Sibling harmony: Kyle and Andrew Richards maintain bond despite division rivalry

Sibling harmony: Kyle and Andrew Richards maintain bond despite division rivalry

By Kaitlin Jingco, U SPORTS Men's Volleyball Correspondent

Whenever the Guelph and McMaster men's volleyball teams face each other, you can always spot Corrine Richards wearing her custom-made half-Guelph, half-McMaster t-shirt. 

The London, Ont., mother of three sports this unique top because she can't pick just one team to support: her eldest son Kyle plays for the Gryphons and her middle son Andrew plays for the Marauders. 

While some might imagine that it would be uncomfortable for the Richards family to have to watch their sons go head-to-head, over the past three years Corinne, her husband, Peter, and their ninth-grade son Jack have learned to focus on each player individually. 

"We've watched them enough that we really just want them to have their own best game on each side of the court," says Corinne.

Both Kyle and Andrew's teams play in the OUA West Division and therefore, the brothers have had to face each other twice this season alone and six times over the course of their university careers. 

With the Gryphons finishing in second place in the conference and the Marauders coming in top spot with their perfect 15-0 record, third-year Andrew has beaten his big brother twice this year—and every time they've met in the university volleyball setting. 

"I'll get to hold that over my brother for the rest of life," laughs the McMaster setter. 

It's a unique turn of events considering the now fifth-year Kyle was the one who sparked Andrew's interest in the sport.

"I just got into it because I wanted to kind of be like him or sort of impress him a bit," says Andrew.
Years ago, when Kyle learned that his younger brother wanted to take up volleyball, he took him into the backyard where he taught him the basics of the sport. The sessions helped Andrew to make the Oakridge Secondary School junior volleyball team in Grade 9, and the senior volleyball team one year early when he was just in Grade 10. Kyle, who was then in grade 12, welcomed his little brother onto the team, and together they managed to win a provincial OFSAA title. 

Moving into university, Kyle says that Andrew would often turn to him for advice. 

"He leaned on me for tips on how to manage practice loads," says the Guelph captain. 

But as time has progressed and as Kyle has seen himself moving into positions that his younger brother has more experience in, such as libero, the brothers have seen a bit of a role reversal. 

"I've had to lean on him this year for tips on passing and working on my platform. It's been a full 360 (from) where I was the one that got him into the sport…but just this past year, he's been incredibly important for me," says Kyle. "It goes both ways. I'm better because of him, and I'd like to think that I helped to make him better a little bit as well." 

With Andrew having played on the Canadian junior national team and having helped McMaster get to the U SPORTS Championship the past two years in a row, Kyle says that his younger brother has even surpassed him in some ways.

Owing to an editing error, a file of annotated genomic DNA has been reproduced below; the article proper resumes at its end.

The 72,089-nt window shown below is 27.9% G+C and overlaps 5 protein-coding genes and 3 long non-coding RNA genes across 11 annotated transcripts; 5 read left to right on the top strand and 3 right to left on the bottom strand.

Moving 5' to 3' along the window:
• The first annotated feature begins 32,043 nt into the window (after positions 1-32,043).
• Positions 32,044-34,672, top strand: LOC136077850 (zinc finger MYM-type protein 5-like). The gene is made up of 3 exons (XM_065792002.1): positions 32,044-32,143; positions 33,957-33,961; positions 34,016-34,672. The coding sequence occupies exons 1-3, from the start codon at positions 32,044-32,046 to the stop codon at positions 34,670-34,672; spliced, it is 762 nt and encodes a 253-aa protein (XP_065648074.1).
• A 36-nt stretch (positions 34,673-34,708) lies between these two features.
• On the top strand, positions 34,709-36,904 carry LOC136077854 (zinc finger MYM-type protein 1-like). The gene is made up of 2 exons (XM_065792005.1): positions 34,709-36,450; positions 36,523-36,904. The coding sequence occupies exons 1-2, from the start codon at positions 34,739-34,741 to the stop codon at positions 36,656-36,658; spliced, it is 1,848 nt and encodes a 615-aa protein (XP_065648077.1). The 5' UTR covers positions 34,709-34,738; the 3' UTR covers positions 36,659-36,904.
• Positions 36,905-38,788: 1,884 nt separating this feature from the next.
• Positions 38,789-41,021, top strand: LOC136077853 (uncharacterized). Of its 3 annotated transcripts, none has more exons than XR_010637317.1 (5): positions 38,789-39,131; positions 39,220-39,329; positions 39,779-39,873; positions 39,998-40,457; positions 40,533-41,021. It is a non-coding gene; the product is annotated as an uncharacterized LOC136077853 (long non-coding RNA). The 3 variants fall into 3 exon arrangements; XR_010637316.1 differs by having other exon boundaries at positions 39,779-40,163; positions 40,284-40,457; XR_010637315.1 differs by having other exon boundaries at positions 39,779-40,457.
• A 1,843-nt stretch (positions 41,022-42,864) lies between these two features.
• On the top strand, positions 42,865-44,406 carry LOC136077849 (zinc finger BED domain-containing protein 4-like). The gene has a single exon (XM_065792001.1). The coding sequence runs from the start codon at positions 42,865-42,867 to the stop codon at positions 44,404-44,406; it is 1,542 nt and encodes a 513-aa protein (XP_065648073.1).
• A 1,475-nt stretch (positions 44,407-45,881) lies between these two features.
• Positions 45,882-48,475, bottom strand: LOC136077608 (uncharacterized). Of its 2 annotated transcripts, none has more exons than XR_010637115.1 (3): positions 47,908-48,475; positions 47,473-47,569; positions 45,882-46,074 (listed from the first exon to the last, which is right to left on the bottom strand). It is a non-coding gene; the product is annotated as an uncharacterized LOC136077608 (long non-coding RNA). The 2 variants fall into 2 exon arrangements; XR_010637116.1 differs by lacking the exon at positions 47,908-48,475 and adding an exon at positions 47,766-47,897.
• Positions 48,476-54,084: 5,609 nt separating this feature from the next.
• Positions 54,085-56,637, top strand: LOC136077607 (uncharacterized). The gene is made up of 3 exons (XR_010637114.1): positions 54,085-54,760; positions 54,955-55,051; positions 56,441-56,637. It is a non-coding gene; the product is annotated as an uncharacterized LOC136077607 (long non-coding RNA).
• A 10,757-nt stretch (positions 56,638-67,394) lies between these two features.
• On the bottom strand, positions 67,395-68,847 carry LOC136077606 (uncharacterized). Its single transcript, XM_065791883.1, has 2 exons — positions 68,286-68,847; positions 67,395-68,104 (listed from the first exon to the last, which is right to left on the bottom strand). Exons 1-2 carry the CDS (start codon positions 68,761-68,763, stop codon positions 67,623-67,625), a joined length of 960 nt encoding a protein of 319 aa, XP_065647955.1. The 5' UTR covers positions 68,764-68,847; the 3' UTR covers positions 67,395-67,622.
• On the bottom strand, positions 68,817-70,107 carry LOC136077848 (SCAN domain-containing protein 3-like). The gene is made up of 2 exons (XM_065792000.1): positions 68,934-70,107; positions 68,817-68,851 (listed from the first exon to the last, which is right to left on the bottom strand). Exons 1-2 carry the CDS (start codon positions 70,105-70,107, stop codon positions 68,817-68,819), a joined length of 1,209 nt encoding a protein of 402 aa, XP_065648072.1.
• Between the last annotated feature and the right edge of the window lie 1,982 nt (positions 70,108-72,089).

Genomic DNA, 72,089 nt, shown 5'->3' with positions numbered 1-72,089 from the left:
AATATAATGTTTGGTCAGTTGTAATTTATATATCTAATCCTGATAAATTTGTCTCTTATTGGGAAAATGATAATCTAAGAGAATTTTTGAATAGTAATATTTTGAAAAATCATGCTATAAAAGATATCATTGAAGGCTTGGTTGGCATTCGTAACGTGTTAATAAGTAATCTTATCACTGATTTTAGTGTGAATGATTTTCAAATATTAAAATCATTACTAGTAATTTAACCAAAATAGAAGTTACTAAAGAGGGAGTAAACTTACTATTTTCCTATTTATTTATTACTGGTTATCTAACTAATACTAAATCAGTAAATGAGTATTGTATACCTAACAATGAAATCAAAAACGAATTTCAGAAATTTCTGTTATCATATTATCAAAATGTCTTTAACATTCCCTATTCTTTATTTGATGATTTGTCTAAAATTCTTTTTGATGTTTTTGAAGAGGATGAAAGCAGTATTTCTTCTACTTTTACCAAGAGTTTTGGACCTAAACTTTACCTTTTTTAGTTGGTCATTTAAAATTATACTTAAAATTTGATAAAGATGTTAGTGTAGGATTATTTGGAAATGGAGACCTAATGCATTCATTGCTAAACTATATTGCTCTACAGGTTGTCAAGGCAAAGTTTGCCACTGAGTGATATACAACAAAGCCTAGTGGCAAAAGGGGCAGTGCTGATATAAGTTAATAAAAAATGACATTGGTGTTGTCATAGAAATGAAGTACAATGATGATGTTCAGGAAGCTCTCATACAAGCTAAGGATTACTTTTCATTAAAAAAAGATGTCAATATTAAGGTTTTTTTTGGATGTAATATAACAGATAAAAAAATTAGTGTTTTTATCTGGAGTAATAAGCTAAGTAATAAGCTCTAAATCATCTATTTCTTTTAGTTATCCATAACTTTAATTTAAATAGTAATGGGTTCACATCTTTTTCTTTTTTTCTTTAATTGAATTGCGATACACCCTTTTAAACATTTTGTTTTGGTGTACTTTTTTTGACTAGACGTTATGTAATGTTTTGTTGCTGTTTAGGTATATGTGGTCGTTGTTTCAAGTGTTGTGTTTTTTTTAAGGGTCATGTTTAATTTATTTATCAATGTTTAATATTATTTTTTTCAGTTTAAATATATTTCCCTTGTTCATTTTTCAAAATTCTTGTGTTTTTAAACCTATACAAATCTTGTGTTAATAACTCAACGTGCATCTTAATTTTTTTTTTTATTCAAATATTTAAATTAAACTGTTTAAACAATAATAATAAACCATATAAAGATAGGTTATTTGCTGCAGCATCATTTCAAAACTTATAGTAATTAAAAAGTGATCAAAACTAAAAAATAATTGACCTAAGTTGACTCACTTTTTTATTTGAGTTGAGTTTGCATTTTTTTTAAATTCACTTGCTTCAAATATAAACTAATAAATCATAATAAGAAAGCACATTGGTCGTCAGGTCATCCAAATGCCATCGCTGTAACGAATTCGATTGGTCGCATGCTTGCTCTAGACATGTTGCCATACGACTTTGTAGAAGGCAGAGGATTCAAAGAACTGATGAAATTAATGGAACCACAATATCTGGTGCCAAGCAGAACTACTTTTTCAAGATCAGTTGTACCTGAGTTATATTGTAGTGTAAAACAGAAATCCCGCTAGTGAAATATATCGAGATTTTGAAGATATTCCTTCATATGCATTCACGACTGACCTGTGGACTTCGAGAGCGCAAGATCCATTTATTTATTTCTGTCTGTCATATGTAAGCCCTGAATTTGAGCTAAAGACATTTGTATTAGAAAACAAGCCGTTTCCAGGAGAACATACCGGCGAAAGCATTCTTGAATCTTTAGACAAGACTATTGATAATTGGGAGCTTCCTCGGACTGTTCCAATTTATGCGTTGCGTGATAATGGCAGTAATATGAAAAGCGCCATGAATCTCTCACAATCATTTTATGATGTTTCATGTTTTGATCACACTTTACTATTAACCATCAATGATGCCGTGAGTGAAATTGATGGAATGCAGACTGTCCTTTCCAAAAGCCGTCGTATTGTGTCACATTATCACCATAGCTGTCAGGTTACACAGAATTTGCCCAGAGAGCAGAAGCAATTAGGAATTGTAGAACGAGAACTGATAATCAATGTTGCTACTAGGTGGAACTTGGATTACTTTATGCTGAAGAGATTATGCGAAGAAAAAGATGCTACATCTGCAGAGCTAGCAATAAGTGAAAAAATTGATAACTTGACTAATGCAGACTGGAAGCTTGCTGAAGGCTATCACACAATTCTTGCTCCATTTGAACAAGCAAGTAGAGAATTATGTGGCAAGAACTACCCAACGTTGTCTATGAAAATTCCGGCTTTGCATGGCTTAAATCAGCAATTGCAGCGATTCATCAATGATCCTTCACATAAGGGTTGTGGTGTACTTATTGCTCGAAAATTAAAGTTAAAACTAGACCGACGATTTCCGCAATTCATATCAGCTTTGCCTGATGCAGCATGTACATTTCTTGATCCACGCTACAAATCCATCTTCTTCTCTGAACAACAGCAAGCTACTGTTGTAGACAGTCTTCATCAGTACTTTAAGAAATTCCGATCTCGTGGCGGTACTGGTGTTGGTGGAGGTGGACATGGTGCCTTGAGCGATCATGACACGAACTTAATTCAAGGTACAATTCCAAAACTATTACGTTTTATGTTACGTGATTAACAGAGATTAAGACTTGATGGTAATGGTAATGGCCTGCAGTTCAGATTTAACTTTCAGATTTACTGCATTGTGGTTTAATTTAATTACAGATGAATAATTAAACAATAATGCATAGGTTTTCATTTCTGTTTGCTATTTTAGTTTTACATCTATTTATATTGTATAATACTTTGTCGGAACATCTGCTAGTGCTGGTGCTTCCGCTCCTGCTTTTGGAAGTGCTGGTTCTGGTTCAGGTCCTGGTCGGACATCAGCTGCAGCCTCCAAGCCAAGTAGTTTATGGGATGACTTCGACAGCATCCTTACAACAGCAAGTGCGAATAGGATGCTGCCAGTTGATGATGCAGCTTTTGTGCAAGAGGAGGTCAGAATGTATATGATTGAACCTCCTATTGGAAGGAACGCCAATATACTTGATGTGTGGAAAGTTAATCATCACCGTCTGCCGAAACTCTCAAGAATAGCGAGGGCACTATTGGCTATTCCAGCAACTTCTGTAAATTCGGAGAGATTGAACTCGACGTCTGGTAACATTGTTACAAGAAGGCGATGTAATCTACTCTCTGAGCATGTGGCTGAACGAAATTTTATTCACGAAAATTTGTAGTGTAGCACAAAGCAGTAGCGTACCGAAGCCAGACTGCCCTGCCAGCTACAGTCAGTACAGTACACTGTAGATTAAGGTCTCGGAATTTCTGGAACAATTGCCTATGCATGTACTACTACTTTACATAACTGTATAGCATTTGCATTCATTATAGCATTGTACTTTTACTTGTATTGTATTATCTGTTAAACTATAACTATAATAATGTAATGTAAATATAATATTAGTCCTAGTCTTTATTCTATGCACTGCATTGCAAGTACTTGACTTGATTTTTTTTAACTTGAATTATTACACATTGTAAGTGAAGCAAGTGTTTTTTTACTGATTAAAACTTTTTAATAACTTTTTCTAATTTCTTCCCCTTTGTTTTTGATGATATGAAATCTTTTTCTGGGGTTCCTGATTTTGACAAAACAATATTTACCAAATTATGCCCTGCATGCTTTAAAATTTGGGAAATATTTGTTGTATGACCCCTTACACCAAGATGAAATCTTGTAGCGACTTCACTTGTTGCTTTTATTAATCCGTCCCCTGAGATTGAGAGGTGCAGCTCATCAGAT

"He's probably, in my opinion, the most talented player in the league," says the older Richards of his sibling.

Andrew may be the most decorated volleyball player in the Richards family, but he still looks up to his older brother for the amazing qualities he has both on the court and in regular life. 

"He's definitely the best leader I think I've ever experienced," says Andrew. "Getting to know the other Guelph players and seeing how much they respect him as a leader and a role model, it's really cool…He helps me see what kind of person I want to be…While my team comes out (with a record of) 6-0, he beats me at the more important things in life, so it's all good." 

The pair have an obviously close relationship—Corinne says they've always been best friends and Kyle says they talk every day—and they both credit their parents for their strong family values and for their success in sport and school. But on the court things do get competitive, and the boys have their respective teams' best interests in mind. 

On the Guelph side, Kyle is looking forward to playing in the OUA post-season for the first time in his five years on the team. 

"It'd be nice to end on a winning note, which would mean we win the OUA championship," he says of the final games of his volleyball career. 

Andrew—who often jokingly encourages his younger brother Jack to choose McMaster over Guelph—has the same OUA gold aspiration for McMaster. And having finished with a national bronze medal in 2015 and a silver in 2016, he's looking even further, hoping the Marauders will earn the top spot this year on the national stage. 

Ideally, Corrine and Peter Richards would love to see both of their sons make it to the U SPORTS Fogg Men's Volleyball Championship at the University of the Alberta – two OUA teams can qualify and McMaster on Guelph could meet in the conference championship.

Both teams will begin their playoff runs on Saturday, with McMaster hosting Queen's and Guelph welcoming Nipissing in the opening round, each looking to advance to the OUA Final Four. 

But regardless of what happens, the parents say that they're proud of their sons' accomplishments thus far, and thank the university athletics setting for all that it's done for their sons. 

"I think the athletics and the academics will come together and give them a great foundation to find where their passions lie," says Corrine.

"It's great to see them develop as successful athletes but also develop as young university students," adds Peter. "You can see them changing into young adults who will go out into the world and use what they've learned in athletics to help them."
Source: U SPORTS